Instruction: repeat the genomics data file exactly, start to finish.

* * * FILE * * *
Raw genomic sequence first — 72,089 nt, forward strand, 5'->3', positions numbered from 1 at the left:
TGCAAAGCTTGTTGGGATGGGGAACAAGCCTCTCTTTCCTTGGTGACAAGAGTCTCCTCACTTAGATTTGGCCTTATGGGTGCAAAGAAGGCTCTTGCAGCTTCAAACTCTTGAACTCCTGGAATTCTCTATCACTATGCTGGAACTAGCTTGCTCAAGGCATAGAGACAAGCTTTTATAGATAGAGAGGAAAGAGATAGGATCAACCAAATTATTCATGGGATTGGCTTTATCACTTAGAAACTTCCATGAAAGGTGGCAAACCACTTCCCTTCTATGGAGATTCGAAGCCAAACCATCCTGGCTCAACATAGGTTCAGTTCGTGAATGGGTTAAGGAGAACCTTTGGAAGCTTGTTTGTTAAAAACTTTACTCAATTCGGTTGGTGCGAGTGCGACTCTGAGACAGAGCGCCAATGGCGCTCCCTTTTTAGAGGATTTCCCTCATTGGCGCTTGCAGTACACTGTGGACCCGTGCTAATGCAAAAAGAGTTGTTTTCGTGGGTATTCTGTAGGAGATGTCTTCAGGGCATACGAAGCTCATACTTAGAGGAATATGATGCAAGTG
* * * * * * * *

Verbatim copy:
Raw genomic sequence first — 72,089 nt, forward strand, 5'->3', positions numbered from 1 at the left:
TGCAAAGCTTGTTGGGATGGGGAACAAGCCTCTCTTTCCTTGGTGACAAGAGTCTCCTCACTTAGATTTGGCCTTATGGGTGCAAAGAAGGCTCTTGCAGCTTCAAACTCTTGAACTCCTGGAATTCTCTATCACTATGCTGGAACTAGCTTGCTCAAGGCATAGAGACAAGCTTTTATAGATAGAGAGGAAAGAGATAGGATCAACCAAATTATTCATGGGATTGGCTTTATCACTTAGAAACTTCCATGAAAGGTGGCAAACCACTTCCCTTCTATGGAGATTCGAAGCCAAACCATCCTGGCTCAACATAGGTTCAGTTCGTGAATGGGTTAAGGAGAACCTTTGGAAGCTTGTTTGTTAAAAACTTTACTCAATTCGGTTGGTGCGAGTGCGACTCTGAGACAGAGCGCCAATGGCGCTCCCTTTTTAGAGGATTTCCCTCATTGGCGCTTGCAGTACACTGTGGACCCGTGCTAATGCAAAAAGAGTTGTTTTCGTGGGTATTCTGTAGGAGATGTCTTCAGGGCATACGAAGCTCATACTTAGAGGAATATGATGCAAGTG